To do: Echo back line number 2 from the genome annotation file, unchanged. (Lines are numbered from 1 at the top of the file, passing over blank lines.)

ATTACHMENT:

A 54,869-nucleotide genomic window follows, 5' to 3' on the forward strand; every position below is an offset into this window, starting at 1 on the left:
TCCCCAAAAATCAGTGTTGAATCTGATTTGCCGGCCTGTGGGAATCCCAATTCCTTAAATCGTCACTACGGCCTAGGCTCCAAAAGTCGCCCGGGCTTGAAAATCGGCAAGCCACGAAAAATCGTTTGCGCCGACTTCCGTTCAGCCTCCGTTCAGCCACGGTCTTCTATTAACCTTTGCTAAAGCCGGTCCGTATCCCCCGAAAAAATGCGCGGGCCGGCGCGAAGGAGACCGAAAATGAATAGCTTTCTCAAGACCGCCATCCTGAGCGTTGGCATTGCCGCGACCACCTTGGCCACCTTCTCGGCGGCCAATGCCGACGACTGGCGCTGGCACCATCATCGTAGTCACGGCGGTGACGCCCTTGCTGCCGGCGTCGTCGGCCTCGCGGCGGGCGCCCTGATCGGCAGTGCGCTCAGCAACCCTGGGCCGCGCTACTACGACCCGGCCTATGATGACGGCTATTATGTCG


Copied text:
TCCCCAAAAATCAGTGTTGAATCTGATTTGCCGGCCTGTGGGAATCCCAATTCCTTAAATCGTCACTACGGCCTAGGCTCCAAAAGTCGCCCGGGCTTGAAAATCGGCAAGCCACGAAAAATCGTTTGCGCCGACTTCCGTTCAGCCTCCGTTCAGCCACGGTCTTCTATTAACCTTTGCTAAAGCCGGTCCGTATCCCCCGAAAAAATGCGCGGGCCGGCGCGAAGGAGACCGAAAATGAATAGCTTTCTCAAGACCGCCATCCTGAGCGTTGGCATTGCCGCGACCACCTTGGCCACCTTCTCGGCGGCCAATGCCGACGACTGGCGCTGGCACCATCATCGTAGTCACGGCGGTGACGCCCTTGCTGCCGGCGTCGTCGGCCTCGCGGCGGGCGCCCTGATCGGCAGTGCGCTCAGCAACCCTGGGCCGCGCTACTACGACCCGGCCTATGATGACGGCTATTATGTCG